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In Fight to Secure Cyberspace, Lawmakers Can't Forget Privacy

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As security officials continue to stir the pot with doomsday warnings of apocalyptic cyberattacks, lawmakers must not lose sight of privacy rights as Congress moves ahead with legislation aimed at protecting key private networks.

Heeding the warnings of impending cyber Armageddon, this year both the Senate and the House have vowed to pass sweeping laws aimed at securing critical infrastructure, but like many previous bills governing the internet, they are full of glaring privacy violations.

Currently, the Senate is considering a law that would grant broad powers to the Department of Homeland Security (DHS) to monitor private internet communications in the name of protecting crucial industries like healthcare, energy, and finance from malicious hackers.

The Stuxnet worm, which caused significant physical damage at one of Iran's nuclear facilities, clearly demonstrated the dangers of cyberattacks, but measures to secure critical networks cannot come at the expense of civil liberties.

The bill, originally scheduled to make its way to the Senate floor this week, has been sharply criticized by the Constitution Project, which concluded that under the proposed law ordinary citizens "face the risk of being subjected to the equivalent of a perpetual 'wiretap' on their private communications and web browsing behavior."

More specifically, the bill aims to expand the Comprehensive National Cybersecurity Initiative (CNCI), launched by President George W. Bush in 2008. The CNCI was designed to protect government networks from cyberthreats with the help of "Einstein," an automated program that archives, scans, and analyzes traffic for malicious activity. The system currently stores and automatically monitors all communications between private citizens and federal agencies, but the government has plans to extend the program's reach even further.

Under the Senate's proposal, Einstein's jurisdiction would be expanded to monitor and protect critical private industry networks -- meaning, all online interactions between individuals and transportation companies, health care providers, and banks would be subject to search by the federal government, a clear affront to the Fourth Amendment.

In an effort to assuage concerns, Matthew Chandler, a spokesman for DHS, said the agency "builds strong privacy protections into the core of all cybersecurity programs and initiatives."

Admittedly, DHS' intentions are likely for the best and the expansion of Einstein is aimed at preventing malevolent code from penetrating sensitive networks, but intentions only go so far. Concrete regulations and oversight must be in place to ensure the protection of privacy, and the program as it stands lacks any such safeguards.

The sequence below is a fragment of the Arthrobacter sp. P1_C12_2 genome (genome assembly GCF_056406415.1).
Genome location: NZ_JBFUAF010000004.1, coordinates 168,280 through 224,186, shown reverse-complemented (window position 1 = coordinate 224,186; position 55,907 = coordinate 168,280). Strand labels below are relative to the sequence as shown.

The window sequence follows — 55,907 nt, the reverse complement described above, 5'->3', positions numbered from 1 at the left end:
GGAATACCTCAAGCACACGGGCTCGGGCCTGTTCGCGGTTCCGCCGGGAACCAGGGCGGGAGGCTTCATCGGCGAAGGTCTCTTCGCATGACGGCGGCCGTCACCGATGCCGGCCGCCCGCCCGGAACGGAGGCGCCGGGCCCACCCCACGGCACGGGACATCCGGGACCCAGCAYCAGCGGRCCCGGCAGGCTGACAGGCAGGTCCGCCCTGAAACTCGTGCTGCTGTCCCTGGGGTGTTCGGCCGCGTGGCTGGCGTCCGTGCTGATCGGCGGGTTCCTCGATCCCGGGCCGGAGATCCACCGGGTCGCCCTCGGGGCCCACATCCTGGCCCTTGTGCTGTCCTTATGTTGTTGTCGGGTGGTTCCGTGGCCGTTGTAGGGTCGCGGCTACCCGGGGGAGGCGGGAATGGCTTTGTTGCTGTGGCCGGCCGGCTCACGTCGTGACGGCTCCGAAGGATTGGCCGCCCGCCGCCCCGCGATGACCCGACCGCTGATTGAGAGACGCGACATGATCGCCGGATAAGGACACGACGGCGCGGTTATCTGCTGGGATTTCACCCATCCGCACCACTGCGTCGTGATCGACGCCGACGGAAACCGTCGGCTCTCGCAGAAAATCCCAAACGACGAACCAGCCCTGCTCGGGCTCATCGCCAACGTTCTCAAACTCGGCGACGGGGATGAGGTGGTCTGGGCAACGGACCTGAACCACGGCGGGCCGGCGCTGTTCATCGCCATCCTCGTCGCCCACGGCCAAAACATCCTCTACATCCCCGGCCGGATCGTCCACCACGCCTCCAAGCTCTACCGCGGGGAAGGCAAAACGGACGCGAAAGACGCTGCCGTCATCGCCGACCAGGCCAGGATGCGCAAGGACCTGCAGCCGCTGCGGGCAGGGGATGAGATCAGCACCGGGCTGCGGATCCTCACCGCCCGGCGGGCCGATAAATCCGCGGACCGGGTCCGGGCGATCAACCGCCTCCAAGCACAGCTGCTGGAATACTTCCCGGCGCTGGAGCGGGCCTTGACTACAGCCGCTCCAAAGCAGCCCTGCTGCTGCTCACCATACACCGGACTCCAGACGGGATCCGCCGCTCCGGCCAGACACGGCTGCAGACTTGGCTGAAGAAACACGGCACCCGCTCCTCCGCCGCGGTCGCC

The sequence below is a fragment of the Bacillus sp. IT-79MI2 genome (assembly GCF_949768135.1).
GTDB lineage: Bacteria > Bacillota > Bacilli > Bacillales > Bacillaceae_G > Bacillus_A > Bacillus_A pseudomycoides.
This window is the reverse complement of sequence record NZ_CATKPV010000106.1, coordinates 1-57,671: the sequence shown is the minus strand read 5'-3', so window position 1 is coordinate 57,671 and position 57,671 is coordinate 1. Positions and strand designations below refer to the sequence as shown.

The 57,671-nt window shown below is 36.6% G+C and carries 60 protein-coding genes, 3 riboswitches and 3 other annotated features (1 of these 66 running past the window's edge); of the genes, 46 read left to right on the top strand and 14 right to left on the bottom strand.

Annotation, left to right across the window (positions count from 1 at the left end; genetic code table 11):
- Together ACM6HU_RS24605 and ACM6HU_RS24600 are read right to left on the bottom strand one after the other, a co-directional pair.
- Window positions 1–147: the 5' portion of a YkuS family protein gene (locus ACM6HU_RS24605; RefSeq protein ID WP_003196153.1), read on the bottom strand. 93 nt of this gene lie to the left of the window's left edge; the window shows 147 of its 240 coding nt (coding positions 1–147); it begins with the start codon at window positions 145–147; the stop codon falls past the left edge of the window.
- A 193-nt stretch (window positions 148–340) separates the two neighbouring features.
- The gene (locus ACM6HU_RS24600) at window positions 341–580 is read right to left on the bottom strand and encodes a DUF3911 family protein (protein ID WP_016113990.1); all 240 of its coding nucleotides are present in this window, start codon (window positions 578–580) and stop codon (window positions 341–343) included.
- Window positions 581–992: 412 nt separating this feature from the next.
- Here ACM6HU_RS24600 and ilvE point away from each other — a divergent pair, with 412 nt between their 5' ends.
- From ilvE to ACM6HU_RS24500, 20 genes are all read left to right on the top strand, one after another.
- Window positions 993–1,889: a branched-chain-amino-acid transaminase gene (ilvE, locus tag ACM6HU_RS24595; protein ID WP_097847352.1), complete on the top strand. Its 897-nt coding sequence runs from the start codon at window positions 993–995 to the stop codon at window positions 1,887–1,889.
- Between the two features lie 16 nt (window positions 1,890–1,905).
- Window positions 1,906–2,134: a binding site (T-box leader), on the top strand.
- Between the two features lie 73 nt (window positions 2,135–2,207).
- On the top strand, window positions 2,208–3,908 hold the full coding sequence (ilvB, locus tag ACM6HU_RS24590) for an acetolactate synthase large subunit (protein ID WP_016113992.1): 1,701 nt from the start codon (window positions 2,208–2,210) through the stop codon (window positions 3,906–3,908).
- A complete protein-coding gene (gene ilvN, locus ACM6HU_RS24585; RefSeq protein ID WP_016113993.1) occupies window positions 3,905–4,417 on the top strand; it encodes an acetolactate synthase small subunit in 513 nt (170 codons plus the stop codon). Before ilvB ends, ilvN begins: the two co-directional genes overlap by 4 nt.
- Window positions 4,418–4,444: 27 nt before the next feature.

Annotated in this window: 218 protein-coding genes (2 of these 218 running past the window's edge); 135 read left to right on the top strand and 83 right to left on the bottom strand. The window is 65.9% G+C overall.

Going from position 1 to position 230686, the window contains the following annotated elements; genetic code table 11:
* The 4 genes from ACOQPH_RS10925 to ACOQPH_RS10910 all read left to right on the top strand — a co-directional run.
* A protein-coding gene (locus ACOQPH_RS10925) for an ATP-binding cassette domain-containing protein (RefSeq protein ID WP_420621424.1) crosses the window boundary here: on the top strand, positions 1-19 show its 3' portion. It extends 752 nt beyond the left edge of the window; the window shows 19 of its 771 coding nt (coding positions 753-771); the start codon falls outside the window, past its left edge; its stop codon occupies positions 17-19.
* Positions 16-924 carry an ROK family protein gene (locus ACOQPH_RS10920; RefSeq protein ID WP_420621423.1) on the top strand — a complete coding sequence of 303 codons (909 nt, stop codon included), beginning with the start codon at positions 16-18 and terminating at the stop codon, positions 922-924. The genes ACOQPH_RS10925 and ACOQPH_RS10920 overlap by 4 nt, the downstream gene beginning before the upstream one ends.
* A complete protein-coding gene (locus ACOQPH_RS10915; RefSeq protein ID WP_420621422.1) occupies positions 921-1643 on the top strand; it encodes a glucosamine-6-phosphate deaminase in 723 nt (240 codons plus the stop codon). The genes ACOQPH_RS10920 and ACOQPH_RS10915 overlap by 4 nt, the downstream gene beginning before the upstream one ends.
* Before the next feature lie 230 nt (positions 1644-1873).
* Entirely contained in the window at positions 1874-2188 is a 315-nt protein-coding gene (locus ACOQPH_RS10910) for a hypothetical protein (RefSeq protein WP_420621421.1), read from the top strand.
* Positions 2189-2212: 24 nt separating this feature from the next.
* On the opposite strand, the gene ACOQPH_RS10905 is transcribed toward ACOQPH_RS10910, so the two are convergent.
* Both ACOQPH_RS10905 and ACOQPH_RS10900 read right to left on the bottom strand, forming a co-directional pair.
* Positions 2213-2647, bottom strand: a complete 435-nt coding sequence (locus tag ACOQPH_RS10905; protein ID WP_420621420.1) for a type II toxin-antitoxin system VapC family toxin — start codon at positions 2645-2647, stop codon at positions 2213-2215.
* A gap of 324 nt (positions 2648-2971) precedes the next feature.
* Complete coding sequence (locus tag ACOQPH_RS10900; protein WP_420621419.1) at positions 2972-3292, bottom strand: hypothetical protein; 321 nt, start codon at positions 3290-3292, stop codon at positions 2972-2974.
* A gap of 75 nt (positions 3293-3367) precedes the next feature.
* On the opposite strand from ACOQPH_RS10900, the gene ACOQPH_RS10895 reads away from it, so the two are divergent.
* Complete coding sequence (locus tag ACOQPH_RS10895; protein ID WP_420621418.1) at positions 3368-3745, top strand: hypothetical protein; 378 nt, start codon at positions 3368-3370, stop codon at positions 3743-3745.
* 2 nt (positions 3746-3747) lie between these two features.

According to The Constitution Project, the regulations for Einstein "lack identifiable safeguards to prevent stored, private information from being shared among federal agencies and possibly transferred to law enforcement agencies and used against individuals in unrelated criminal proceedings."

To make matters worse, implementation and testing of the latest iteration of the Einstein system has been conducted with the help of the National Security Agency and AT&T, the two entities involved in the Bush administration's warrantless interception of emails and phone calls.

Despite the dearth of public debate about the legality of the government's use of Einstein and the disconcerting absence of safety measures regulating it, the Senate is moving ahead with dramatically expanding the program to monitor even more personal data. More troublingly, the upcoming cybersecurity bill has received little attention and is only one in a long string of proposed laws that have potentially empowered the government to intercept and review data from private networks.

In recent years, Congress has quietly introduced more than 50 cybersecurity bills. While much of the legislation never made it to the floor, several contained sweeping provisions that allowed the private sector to share vast quantities of personal data with the government with limited oversight.

Moving forward, legislators cannot simply prioritize national security over civil liberties, granting extensive powers to monitor all Internet communication out of fear that a few individuals have pernicious intentions. Privacy is a deeply engrained value in American society as old as the Bill of Rights. As critical as the internet becomes in facilitating communication and the flow of finance, transportation, and energy, officials must not lose sight of the fact that the core of the internet is the embodiment of the beliefs this country were founded upon -- freedom of expression, privacy, and equality.

Lawmakers should heed the valuable lessons learned by the Stop Online Piracy Act (SOPA) protests and maintain transparency, emphasize the rule of law, and prioritize democratic principles, lest they wish for another grassroots movement that temporarily blacks out the internet.

Simply put, if the United States does not staunchly uphold civil liberties on the internet, it has no right to promote freedoms abroad. As the first democratic nation in the modern world and the creators of the internet, the United States has a duty to lead by example. No matter how dire the threat, any cybersecurity bill must have stringent safeguards that govern how information is shared, how long it can be stored, and who gets to see it.

Around the Web

Department of Homeland Security | Cybersecurity

Cyber security standards - Wikipedia, the free encyclopedia

Defense.gov Special Report: Cybersecurity

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